|Vote Open||Vote |
|Vote Close||Date of Submission||Staff Contact and Email||Statement Number|
|10.07.2014||Introduction of Two-Character Domain Names in the New gTLD Namespace||Dev Anand Teelucksingh||TBC||TBC||TBC||TBC||TBC||TBC||TBC|
The final version to be submitted, if the draft is ratified, will be placed here by upon completion of the vote.
The final draft version to be voted upon by the ALAC will be placed here before the vote is to begin.
The At-Large Community has taken note of the many Registry Services Evaluation Process (RSEP) requests submitted to ICANN by many New gTLD Registries applying for exceptions to Specification 5, Section 2 of the New gTLD Registry Agreement (see page 68 of the http://newgtlds.icann.org/en/applicants/agb/agreement-approved-09jan14-en.pdf for the text of Specification 5, Section 2)
Two character labels at the second level have been made available for some gTLDs and many ccTLDs. Shorter domains are more desirable to potential registrants and two character ASCII labels can be used for alternative meanings than the one for the ISO 3166-1 alpha-2 standard.
Absent any security or stability issues, the At-Large Community believes there should be no restriction of two character ASCII labels at the 2nd level within the TLD and that Specification 5, Section 2 should be removed.
Many of the RSEP requests are for the release of two character ASCII labels not on the ISO 3166-2 alpha 2 standard. However, the ISO 3166-2 alpha 2 standard is not a static document ; it will be updated to reflect new countries and territories. For example, BQ, CW and SX were added to the ISO 3166-2 alpha 2 standard in late 2010. (http://www.iso.org/iso/iso_3166-1_newsletter_vi-8_split_of_the_dutch_antilles_final-en.pdf).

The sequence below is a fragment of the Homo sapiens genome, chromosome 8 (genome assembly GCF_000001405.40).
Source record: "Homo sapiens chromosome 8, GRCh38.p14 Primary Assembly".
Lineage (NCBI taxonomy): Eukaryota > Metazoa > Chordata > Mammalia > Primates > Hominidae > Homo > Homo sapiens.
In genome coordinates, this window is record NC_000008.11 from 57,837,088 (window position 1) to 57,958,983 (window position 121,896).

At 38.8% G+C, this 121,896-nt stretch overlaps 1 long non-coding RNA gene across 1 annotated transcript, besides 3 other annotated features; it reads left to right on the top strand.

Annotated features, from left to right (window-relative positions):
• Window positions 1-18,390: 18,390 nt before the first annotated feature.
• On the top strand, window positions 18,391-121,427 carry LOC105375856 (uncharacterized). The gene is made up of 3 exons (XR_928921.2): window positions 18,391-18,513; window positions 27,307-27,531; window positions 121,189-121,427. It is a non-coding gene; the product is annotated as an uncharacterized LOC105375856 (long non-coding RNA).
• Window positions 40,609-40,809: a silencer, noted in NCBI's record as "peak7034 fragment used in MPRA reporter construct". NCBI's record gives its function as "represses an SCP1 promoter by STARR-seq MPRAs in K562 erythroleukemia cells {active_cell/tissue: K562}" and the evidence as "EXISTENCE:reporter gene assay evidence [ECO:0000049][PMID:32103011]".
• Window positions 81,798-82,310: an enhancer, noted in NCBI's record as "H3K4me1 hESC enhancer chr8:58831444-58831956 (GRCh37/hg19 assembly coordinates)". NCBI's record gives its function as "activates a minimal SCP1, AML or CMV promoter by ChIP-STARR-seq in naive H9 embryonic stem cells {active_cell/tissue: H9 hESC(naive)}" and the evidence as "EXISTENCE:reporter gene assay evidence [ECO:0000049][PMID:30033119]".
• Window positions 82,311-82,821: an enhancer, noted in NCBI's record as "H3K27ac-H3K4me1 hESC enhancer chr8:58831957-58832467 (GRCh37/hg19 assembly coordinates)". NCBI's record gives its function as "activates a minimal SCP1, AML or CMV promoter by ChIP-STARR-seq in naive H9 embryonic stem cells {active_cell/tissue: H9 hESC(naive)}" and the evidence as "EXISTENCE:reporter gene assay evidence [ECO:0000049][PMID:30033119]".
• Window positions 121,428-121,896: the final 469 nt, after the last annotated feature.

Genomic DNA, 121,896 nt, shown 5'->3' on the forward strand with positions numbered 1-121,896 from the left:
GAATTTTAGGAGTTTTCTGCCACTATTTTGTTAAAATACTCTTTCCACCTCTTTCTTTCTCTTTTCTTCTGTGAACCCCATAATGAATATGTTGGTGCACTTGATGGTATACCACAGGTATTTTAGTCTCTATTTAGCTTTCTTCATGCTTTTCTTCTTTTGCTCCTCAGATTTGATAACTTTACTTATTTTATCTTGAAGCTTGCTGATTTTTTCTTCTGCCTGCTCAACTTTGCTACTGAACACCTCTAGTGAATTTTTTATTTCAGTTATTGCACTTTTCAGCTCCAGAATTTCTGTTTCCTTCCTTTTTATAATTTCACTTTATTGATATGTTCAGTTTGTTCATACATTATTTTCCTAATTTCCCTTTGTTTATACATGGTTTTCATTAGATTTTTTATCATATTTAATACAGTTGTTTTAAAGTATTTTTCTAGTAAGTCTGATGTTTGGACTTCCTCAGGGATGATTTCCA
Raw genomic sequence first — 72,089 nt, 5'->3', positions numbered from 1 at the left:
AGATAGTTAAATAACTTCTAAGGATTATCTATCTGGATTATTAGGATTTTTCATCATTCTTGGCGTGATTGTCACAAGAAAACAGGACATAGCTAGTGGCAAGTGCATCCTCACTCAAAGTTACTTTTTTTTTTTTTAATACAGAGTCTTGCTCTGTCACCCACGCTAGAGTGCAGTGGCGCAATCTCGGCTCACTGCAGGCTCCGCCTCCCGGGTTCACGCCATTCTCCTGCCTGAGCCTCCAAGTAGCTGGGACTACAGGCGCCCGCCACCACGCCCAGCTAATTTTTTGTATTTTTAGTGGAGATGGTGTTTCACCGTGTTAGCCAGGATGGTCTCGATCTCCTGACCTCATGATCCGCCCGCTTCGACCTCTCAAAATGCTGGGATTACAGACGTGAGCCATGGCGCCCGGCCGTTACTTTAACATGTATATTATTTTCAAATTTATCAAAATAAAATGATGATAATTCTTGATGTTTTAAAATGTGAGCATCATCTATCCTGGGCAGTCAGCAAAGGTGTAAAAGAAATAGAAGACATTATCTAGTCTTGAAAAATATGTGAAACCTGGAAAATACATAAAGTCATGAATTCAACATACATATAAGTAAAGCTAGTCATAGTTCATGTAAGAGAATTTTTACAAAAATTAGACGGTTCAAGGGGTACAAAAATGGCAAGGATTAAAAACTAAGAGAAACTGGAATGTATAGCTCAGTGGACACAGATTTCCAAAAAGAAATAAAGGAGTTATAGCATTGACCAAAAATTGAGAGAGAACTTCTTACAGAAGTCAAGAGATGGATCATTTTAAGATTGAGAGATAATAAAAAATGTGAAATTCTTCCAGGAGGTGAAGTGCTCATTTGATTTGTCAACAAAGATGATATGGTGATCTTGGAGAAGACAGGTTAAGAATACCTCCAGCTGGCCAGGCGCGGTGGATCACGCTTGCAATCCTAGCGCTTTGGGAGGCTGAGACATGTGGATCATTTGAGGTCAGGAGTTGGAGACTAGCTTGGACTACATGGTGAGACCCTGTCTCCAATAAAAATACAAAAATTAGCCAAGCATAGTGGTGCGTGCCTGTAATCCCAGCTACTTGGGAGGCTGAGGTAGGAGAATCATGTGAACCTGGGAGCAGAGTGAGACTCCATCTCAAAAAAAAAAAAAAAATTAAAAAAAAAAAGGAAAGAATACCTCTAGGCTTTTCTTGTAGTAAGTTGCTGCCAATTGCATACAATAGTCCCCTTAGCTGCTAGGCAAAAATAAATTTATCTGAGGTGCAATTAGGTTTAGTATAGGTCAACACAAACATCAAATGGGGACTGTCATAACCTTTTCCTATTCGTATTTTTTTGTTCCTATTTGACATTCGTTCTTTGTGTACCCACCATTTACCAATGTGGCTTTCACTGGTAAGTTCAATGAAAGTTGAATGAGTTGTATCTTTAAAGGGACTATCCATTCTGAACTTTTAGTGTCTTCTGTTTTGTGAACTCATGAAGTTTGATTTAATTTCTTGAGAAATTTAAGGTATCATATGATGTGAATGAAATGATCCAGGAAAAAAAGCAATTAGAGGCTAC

If RSEP requests are approved by ICANN and the registries make available two character ASCII labels not on today’s ISO 3166-2 alpha 2 list, what happens when future countries and territories with new 2 character codes assigned by ISO want the same protections as per Specification 5, Section 2 and find such codes already allocated by the registries?
Similarly, how would the names of future countries and territories be protected as per Specification 5, Section 4 (Country and Territory Names) of the New gTLD Registry Agreement?
Methods of addressing this disparity of treatment between current and future countries and territories should be established before such RSEP requests are approved by ICANN.